The Water Science and Technology Board and the Board on Environmental Studies and Toxicology have released the seventh and final report of the Committee on Restoration of the Greater Everglades Ecosystem, which provides consensus advice to the South Florida Ecosystem Restoration Task Force on various scientific and technical topics. Human settlements and flood-control structures have significantly reduced the Everglades, which once encompassed over three million acres of slow-moving water enriched by a diverse biota. To remedy the degradation of the Everglades, a comprehensive Everglades Restoration Plan was formulated in 1999 with the goal of restoring the original hydrologic conditions of its remaining natural ecosystem. A major feature of this plan is providing enough storage capacity to meet human needs while also providing the needs of the greater Everglades ecosystem. This report reviews and evaluates not only storage options included in the Restoration Plan but also other options not considered in the Plan. Along with providing hydrologic and ecological analyses of the size, location and functioning of water storage components, the report also discusses and makes recommendations on related critical factors, such as timing of land acquisition, intermediate states of restoration, and tradeoffs among competing goals and ecosystem objectives.She served as chair of the Water Resources Management Program, UW Institute for Environmental Studies, from 1995-99 ... from Yale University and M.S. and Ph. D. degrees in applied earth sciences (hydrogeology) from Stanford University.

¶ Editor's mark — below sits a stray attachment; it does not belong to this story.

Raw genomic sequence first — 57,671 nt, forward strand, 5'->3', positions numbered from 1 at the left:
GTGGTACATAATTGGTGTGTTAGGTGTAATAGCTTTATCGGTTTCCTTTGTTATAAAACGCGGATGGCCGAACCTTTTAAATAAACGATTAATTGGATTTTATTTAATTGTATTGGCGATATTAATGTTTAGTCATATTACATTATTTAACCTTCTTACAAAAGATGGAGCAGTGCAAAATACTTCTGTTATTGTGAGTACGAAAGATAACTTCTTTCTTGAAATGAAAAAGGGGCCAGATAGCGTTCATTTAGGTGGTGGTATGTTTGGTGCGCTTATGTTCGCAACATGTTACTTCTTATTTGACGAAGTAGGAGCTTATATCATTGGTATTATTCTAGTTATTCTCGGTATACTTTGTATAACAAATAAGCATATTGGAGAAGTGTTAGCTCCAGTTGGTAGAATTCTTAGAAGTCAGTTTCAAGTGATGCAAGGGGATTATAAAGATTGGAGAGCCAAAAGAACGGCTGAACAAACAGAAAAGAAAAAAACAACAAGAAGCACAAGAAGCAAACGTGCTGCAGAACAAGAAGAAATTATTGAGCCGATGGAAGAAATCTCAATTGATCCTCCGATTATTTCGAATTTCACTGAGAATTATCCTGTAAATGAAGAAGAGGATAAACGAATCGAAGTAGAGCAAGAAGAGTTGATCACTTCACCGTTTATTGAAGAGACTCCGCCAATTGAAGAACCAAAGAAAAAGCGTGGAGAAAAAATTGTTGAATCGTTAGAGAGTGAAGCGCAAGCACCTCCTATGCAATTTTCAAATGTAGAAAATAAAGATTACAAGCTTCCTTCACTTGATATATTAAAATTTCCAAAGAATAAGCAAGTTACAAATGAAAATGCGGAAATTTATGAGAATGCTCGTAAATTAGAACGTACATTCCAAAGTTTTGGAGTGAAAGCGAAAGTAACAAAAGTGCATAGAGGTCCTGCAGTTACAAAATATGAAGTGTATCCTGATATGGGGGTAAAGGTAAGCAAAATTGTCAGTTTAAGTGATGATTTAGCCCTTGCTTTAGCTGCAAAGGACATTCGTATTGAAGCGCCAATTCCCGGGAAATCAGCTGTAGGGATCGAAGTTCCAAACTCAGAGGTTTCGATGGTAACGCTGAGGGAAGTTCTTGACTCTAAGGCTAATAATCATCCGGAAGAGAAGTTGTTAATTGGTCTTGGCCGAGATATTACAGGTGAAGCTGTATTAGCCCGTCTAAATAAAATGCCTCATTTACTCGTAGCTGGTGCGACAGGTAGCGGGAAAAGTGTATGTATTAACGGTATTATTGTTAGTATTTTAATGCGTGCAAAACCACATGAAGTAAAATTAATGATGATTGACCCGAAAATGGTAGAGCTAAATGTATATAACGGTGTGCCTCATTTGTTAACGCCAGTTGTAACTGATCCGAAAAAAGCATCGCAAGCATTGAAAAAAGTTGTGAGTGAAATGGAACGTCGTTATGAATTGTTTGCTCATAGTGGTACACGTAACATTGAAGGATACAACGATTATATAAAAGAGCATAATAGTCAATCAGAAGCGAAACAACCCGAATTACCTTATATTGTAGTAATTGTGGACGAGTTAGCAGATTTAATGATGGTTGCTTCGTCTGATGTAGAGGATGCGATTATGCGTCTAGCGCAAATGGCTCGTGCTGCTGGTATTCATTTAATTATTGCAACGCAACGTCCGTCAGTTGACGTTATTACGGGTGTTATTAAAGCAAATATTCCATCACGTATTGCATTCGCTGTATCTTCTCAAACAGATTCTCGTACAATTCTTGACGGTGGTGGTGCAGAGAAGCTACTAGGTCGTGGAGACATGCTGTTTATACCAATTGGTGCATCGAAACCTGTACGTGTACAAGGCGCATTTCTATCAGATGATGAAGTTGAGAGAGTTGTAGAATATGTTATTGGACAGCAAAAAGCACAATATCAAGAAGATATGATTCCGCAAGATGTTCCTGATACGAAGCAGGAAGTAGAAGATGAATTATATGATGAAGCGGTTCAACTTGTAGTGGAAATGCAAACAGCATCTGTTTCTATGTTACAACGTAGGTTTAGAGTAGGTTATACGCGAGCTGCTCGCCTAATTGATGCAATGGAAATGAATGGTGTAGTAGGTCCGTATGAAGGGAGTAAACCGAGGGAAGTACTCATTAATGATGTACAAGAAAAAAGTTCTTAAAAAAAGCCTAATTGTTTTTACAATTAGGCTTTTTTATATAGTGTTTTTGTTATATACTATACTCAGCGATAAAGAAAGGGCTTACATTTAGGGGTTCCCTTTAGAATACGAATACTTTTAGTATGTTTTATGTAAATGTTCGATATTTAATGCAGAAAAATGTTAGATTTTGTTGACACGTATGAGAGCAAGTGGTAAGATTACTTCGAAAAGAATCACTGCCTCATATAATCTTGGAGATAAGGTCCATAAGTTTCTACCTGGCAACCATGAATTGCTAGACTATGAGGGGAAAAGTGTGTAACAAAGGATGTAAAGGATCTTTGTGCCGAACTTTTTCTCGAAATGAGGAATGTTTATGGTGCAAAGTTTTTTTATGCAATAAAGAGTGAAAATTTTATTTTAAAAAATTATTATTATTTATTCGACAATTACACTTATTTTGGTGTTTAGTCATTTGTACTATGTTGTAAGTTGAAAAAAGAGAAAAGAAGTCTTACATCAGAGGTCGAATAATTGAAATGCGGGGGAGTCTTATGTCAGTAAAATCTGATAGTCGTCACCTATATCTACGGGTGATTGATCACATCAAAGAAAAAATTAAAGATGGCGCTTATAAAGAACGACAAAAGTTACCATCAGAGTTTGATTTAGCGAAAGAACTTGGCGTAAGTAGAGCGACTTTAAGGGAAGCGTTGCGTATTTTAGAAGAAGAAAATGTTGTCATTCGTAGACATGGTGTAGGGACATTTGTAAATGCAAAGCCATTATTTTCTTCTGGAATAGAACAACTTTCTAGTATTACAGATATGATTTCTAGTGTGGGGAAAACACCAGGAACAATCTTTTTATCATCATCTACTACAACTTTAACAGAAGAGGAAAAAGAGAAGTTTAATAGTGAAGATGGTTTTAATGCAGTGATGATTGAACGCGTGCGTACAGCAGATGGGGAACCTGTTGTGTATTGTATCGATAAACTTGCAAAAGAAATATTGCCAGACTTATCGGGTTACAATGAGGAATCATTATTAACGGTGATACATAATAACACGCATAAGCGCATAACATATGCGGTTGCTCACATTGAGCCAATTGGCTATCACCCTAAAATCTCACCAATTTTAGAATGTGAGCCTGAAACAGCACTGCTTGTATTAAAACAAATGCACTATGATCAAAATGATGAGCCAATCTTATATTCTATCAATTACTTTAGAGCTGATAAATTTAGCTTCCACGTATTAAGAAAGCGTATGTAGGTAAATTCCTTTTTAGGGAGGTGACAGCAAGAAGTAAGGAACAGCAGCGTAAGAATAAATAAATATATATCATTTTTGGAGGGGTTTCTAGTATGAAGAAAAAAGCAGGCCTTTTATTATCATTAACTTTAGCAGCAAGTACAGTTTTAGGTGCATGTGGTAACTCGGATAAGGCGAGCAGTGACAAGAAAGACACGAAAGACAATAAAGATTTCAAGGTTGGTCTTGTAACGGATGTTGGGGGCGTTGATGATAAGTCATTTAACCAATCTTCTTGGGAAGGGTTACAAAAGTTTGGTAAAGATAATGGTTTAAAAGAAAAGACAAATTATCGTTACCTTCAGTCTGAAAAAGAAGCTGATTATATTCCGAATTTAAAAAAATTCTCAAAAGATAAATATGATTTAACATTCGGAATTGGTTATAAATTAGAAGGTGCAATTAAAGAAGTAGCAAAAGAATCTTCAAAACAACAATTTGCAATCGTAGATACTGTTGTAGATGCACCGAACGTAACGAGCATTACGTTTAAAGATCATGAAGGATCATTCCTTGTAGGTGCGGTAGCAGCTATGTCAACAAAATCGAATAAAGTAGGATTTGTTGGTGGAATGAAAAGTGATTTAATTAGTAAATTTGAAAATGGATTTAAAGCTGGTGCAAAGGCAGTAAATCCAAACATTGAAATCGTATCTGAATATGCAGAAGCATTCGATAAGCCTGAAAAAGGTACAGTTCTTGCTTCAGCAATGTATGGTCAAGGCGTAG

|Title||:||Re-Engineering Water Storage in the Everglades:|
|Author||:||Committee on Restoration of the Greater Everglades Ecosystem, Water Science and Technology Board, Board on Environmental Studies and Toxicology, Division on Earth and Life Studies, National Research Council|
|Publisher||:||National Academies Press - 2005-05-17|